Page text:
Results Postural patterns identified were sway, flat and "neutral to hyperlordotic"in girls, and "sway to neutral", flat and hyperlordotic in boys; with flat and hyperlordotic postures representing a straightened and a rounded spine, respectively. In both girls and boys, higher weight was associated with lower odds of a flat pattern compared with a sway/"sway to neutral"pattern, with stronger associations at older ages: for example, ORs were 0.68 (95% CI 0.53 to 0.88) per SD increase in birth weight and 0.36 (95% CI 0.19 to 0.68) per SD increase in weight at age 7 in girls, with similar findings in boys. Boys with higher ponderal index at birth were more frequently assigned to the hyperlordotic pattern (OR=1.44 per SD; p=0.043).

Conclusions Our findings support a prospective sculpting role of body size and therefore of load on musculoskeletal spinopelvic structures, with stronger associations as children get older.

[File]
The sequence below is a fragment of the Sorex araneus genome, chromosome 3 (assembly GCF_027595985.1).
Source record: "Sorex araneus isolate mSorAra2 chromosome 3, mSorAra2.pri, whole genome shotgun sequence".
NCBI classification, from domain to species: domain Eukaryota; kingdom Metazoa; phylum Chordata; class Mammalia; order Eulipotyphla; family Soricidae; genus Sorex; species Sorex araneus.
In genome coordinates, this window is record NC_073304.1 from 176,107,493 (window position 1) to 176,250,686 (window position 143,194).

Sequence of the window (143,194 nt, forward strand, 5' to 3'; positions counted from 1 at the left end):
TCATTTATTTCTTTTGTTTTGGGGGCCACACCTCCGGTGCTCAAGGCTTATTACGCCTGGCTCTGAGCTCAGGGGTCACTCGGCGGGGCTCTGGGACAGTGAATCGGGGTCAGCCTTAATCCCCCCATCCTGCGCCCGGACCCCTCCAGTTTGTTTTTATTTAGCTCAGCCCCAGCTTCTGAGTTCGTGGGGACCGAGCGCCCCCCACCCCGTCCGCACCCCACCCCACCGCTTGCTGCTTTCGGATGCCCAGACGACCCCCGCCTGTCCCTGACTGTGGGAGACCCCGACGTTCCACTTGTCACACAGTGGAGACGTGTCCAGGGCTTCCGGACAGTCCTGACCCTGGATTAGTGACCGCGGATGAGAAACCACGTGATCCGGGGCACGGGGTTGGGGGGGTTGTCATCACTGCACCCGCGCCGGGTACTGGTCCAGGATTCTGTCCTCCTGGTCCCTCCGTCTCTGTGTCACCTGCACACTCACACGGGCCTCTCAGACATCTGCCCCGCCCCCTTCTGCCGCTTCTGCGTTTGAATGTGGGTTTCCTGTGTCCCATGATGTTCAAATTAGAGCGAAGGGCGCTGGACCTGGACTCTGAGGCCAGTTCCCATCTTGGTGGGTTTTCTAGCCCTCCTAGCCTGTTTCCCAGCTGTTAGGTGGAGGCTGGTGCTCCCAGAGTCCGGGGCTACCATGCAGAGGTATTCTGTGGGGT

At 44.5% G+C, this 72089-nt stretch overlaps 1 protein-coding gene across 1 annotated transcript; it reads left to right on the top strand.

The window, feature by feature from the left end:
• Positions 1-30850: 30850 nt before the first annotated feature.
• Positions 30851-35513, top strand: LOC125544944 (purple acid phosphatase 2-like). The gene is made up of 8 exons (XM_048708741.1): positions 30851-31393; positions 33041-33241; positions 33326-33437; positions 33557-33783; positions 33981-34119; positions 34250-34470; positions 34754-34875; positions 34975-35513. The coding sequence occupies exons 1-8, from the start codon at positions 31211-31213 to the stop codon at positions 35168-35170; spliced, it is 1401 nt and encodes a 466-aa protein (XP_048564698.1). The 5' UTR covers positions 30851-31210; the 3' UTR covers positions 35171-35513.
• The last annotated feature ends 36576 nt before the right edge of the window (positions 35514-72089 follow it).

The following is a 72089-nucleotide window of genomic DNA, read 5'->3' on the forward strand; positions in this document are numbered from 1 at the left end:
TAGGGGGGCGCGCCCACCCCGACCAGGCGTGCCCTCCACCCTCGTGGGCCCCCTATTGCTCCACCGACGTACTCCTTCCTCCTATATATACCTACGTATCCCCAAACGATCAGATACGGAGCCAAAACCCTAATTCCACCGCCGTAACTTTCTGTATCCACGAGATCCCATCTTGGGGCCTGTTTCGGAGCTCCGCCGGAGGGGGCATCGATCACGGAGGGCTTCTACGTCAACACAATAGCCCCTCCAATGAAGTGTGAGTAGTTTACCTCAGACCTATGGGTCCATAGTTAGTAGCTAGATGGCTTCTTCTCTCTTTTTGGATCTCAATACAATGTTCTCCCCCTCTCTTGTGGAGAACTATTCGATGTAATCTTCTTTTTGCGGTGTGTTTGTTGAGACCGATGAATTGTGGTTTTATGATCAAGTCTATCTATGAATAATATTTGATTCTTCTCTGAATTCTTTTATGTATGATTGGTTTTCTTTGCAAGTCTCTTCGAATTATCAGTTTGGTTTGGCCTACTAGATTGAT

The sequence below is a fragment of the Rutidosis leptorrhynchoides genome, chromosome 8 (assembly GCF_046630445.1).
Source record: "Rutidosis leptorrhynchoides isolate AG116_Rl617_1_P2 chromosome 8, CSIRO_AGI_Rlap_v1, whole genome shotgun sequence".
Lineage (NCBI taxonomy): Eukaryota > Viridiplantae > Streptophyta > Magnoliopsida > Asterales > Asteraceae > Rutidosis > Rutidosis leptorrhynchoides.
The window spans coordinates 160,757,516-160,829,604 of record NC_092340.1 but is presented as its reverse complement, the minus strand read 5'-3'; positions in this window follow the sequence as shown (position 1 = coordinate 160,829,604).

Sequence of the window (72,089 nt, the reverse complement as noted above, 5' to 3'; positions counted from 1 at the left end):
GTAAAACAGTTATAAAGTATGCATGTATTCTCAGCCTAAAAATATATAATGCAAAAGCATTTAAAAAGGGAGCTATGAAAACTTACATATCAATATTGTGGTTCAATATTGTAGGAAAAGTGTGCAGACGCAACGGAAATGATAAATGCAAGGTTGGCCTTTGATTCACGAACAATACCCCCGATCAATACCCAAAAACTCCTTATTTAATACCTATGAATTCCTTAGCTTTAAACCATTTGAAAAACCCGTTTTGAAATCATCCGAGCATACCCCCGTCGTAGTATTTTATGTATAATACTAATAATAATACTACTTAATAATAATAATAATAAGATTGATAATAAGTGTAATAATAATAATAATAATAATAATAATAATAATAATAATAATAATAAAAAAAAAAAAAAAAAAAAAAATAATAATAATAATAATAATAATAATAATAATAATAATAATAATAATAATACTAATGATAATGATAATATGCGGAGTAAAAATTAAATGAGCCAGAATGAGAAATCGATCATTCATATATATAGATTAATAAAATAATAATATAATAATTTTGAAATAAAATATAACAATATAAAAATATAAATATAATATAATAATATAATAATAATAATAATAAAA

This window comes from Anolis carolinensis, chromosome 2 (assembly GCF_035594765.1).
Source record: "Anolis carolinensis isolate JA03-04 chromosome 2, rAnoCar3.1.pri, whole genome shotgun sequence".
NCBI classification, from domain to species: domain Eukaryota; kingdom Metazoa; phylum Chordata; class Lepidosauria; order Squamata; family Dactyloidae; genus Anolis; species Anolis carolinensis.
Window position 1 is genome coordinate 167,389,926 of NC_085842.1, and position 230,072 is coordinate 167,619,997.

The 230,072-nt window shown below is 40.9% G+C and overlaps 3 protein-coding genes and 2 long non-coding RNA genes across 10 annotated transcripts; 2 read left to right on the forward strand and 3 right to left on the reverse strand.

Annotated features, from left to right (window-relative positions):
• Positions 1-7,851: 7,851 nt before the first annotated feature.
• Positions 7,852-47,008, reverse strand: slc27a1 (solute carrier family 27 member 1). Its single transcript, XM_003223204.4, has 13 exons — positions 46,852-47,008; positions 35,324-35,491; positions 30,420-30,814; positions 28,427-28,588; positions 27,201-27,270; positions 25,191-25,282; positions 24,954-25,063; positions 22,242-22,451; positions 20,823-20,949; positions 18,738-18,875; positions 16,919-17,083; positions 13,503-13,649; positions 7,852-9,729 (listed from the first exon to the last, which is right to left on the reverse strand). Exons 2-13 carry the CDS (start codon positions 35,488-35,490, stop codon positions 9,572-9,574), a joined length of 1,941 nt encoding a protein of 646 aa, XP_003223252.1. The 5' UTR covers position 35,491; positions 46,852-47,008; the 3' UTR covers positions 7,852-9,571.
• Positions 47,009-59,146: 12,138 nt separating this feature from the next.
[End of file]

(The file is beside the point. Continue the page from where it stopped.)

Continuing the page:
• Body size
  • sagittal standing posture
  • latent profile analysis
  • musculoskeletal epidemiology
  • child

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Strengths and limitations of this study

  • This is the first study evaluating the role of anthropometric characteristics from birth through early childhood in shaping standing posture organisation in children.

  • We assessed a large population-based cohort of 1029 girls and 1101 boys who were followed prospectively up to age 7—the Generation XXI study.

  • Postural patterns were defined using a probabilistic, model-based method—latent profile analysis—which included anthropometrics in addition to postural parameters.

  • Although photogrammetry is the safest available method for postural evaluation of children, radiograms would have been the gold standard method for curvature measurement.